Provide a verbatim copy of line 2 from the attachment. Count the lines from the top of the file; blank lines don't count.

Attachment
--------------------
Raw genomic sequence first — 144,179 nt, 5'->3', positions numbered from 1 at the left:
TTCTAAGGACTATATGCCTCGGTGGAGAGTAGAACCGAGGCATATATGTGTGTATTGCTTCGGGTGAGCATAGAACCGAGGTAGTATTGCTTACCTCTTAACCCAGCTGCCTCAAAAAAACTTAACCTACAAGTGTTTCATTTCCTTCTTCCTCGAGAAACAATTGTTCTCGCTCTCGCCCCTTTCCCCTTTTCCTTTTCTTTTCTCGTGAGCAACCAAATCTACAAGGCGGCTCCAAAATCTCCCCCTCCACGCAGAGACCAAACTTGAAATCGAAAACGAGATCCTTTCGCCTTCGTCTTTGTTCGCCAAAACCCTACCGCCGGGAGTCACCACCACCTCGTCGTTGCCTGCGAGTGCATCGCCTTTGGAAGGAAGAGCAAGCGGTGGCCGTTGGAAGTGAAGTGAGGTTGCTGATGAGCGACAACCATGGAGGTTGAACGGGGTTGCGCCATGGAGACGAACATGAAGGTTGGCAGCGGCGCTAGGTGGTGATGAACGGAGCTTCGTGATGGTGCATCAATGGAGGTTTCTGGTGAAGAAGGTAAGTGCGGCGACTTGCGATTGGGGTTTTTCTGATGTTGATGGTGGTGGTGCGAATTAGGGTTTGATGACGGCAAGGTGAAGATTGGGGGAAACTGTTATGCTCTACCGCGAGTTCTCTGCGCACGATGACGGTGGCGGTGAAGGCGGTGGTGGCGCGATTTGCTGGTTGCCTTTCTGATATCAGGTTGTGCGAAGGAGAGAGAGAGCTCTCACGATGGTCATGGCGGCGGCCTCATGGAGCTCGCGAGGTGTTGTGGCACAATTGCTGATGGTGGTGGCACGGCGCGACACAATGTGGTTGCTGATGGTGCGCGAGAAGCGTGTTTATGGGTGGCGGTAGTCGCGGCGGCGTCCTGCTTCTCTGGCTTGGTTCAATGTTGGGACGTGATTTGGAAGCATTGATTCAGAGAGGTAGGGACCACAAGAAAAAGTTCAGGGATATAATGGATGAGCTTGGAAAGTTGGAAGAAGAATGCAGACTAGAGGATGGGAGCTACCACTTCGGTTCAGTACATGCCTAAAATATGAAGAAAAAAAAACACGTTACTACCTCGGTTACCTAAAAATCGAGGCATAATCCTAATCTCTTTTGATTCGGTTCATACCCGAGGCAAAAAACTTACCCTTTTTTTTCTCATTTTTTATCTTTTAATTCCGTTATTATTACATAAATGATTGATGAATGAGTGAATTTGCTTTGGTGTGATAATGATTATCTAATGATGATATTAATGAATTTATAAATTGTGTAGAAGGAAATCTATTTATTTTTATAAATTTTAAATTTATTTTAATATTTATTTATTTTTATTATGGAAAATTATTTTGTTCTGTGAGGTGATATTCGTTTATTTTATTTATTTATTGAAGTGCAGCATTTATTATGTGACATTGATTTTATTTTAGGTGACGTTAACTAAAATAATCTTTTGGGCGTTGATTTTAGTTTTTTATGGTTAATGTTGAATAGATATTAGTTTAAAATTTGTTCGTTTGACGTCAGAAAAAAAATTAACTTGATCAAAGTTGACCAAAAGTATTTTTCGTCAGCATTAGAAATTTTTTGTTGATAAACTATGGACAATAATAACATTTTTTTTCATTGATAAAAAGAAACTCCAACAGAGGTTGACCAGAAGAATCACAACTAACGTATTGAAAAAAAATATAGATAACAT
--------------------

TTCTAAGGACTATATGCCTCGGTGGAGAGTAGAACCGAGGCATATATGTGTGTATTGCTTCGGGTGAGCATAGAACCGAGGTAGTATTGCTTACCTCTTAACCCAGCTGCCTCAAAAAAACTTAACCTACAAGTGTTTCATTTCCTTCTTCCTCGAGAAACAATTGTTCTCGCTCTCGCCCCTTTCCCCTTTTCCTTTTCTTTTCTCGTGAGCAACCAAATCTACAAGGCGGCTCCAAAATCTCCCCCTCCACGCAGAGACCAAACTTGAAATCGAAAACGAGATCCTTTCGCCTTCGTCTTTGTTCGCCAAAACCCTACCGCCGGGAGTCACCACCACCTCGTCGTTGCCTGCGAGTGCATCGCCTTTGGAAGGAAGAGCAAGCGGTGGCCGTTGGAAGTGAAGTGAGGTTGCTGATGAGCGACAACCATGGAGGTTGAACGGGGTTGCGCCATGGAGACGAACATGAAGGTTGGCAGCGGCGCTAGGTGGTGATGAACGGAGCTTCGTGATGGTGCATCAATGGAGGTTTCTGGTGAAGAAGGTAAGTGCGGCGACTTGCGATTGGGGTTTTTCTGATGTTGATGGTGGTGGTGCGAATTAGGGTTTGATGACGGCAAGGTGAAGATTGGGGGAAACTGTTATGCTCTACCGCGAGTTCTCTGCGCACGATGACGGTGGCGGTGAAGGCGGTGGTGGCGCGATTTGCTGGTTGCCTTTCTGATATCAGGTTGTGCGAAGGAGAGAGAGAGCTCTCACGATGGTCATGGCGGCGGCCTCATGGAGCTCGCGAGGTGTTGTGGCACAATTGCTGATGGTGGTGGCACGGCGCGACACAATGTGGTTGCTGATGGTGCGCGAGAAGCGTGTTTATGGGTGGCGGTAGTCGCGGCGGCGTCCTGCTTCTCTGGCTTGGTTCAATGTTGGGACGTGATTTGGAAGCATTGATTCAGAGAGGTAGGGACCACAAGAAAAAGTTCAGGGATATAATGGATGAGCTTGGAAAGTTGGAAGAAGAATGCAGACTAGAGGATGGGAGCTACCACTTCGGTTCAGTACATGCCTAAAATATGAAGAAAAAAAAACACGTTACTACCTCGGTTACCTAAAAATCGAGGCATAATCCTAATCTCTTTTGATTCGGTTCATACCCGAGGCAAAAAACTTACCCTTTTTTTTCTCATTTTTTATCTTTTAATTCCGTTATTATTACATAAATGATTGATGAATGAGTGAATTTGCTTTGGTGTGATAATGATTATCTAATGATGATATTAATGAATTTATAAATTGTGTAGAAGGAAATCTATTTATTTTTATAAATTTTAAATTTATTTTAATATTTATTTATTTTTATTATGGAAAATTATTTTGTTCTGTGAGGTGATATTCGTTTATTTTATTTATTTATTGAAGTGCAGCATTTATTATGTGACATTGATTTTATTTTAGGTGACGTTAACTAAAATAATCTTTTGGGCGTTGATTTTAGTTTTTTATGGTTAATGTTGAATAGATATTAGTTTAAAATTTGTTCGTTTGACGTCAGAAAAAAAATTAACTTGATCAAAGTTGACCAAAAGTATTTTTCGTCAGCATTAGAAATTTTTTGTTGATAAACTATGGACAATAATAACATTTTTTTTCATTGATAAAAAGAAACTCCAACAGAGGTTGACCAGAAGAATCACAACTAACGTATTGAAAAAAAATATAGATAACAT